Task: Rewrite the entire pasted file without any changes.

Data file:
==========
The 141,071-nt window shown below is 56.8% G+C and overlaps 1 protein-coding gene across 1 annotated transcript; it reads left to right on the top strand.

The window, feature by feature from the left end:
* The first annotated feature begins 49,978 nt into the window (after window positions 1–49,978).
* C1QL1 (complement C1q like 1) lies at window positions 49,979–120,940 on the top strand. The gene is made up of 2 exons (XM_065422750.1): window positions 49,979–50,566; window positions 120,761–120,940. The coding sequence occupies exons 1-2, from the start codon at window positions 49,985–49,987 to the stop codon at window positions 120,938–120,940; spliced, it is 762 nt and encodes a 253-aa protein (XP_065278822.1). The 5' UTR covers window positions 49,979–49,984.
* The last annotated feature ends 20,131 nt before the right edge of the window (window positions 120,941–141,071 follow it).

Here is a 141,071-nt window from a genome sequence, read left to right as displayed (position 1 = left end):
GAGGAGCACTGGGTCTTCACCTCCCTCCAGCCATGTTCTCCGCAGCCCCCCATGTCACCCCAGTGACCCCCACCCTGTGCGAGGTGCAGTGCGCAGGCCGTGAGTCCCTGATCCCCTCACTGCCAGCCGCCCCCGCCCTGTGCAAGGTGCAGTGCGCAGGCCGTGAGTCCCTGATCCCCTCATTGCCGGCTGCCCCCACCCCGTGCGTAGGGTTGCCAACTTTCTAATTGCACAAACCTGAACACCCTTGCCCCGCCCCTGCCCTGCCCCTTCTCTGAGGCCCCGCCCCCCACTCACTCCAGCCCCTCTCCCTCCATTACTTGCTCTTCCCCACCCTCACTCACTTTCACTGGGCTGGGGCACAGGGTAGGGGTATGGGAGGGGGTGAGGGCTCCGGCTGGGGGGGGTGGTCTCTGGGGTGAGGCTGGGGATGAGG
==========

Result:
The 141,071-nt window shown below is 56.8% G+C and overlaps 1 protein-coding gene across 1 annotated transcript; it reads left to right on the top strand.

The window, feature by feature from the left end:
* The first annotated feature begins 49,978 nt into the window (after window positions 1–49,978).
* C1QL1 (complement C1q like 1) lies at window positions 49,979–120,940 on the top strand. The gene is made up of 2 exons (XM_065422750.1): window positions 49,979–50,566; window positions 120,761–120,940. The coding sequence occupies exons 1-2, from the start codon at window positions 49,985–49,987 to the stop codon at window positions 120,938–120,940; spliced, it is 762 nt and encodes a 253-aa protein (XP_065278822.1). The 5' UTR covers window positions 49,979–49,984.
* The last annotated feature ends 20,131 nt before the right edge of the window (window positions 120,941–141,071 follow it).

Here is a 141,071-nt window from a genome sequence, read left to right as displayed (position 1 = left end):
GAGGAGCACTGGGTCTTCACCTCCCTCCAGCCATGTTCTCCGCAGCCCCCCATGTCACCCCAGTGACCCCCACCCTGTGCGAGGTGCAGTGCGCAGGCCGTGAGTCCCTGATCCCCTCACTGCCAGCCGCCCCCGCCCTGTGCAAGGTGCAGTGCGCAGGCCGTGAGTCCCTGATCCCCTCATTGCCGGCTGCCCCCACCCCGTGCGTAGGGTTGCCAACTTTCTAATTGCACAAACCTGAACACCCTTGCCCCGCCCCTGCCCTGCCCCTTCTCTGAGGCCCCGCCCCCCACTCACTCCAGCCCCTCTCCCTCCATTACTTGCTCTTCCCCACCCTCACTCACTTTCACTGGGCTGGGGCACAGGGTAGGGGTATGGGAGGGGGTGAGGGCTCCGGCTGGGGGGGGTGGTCTCTGGGGTGAGGCTGGGGATGAGG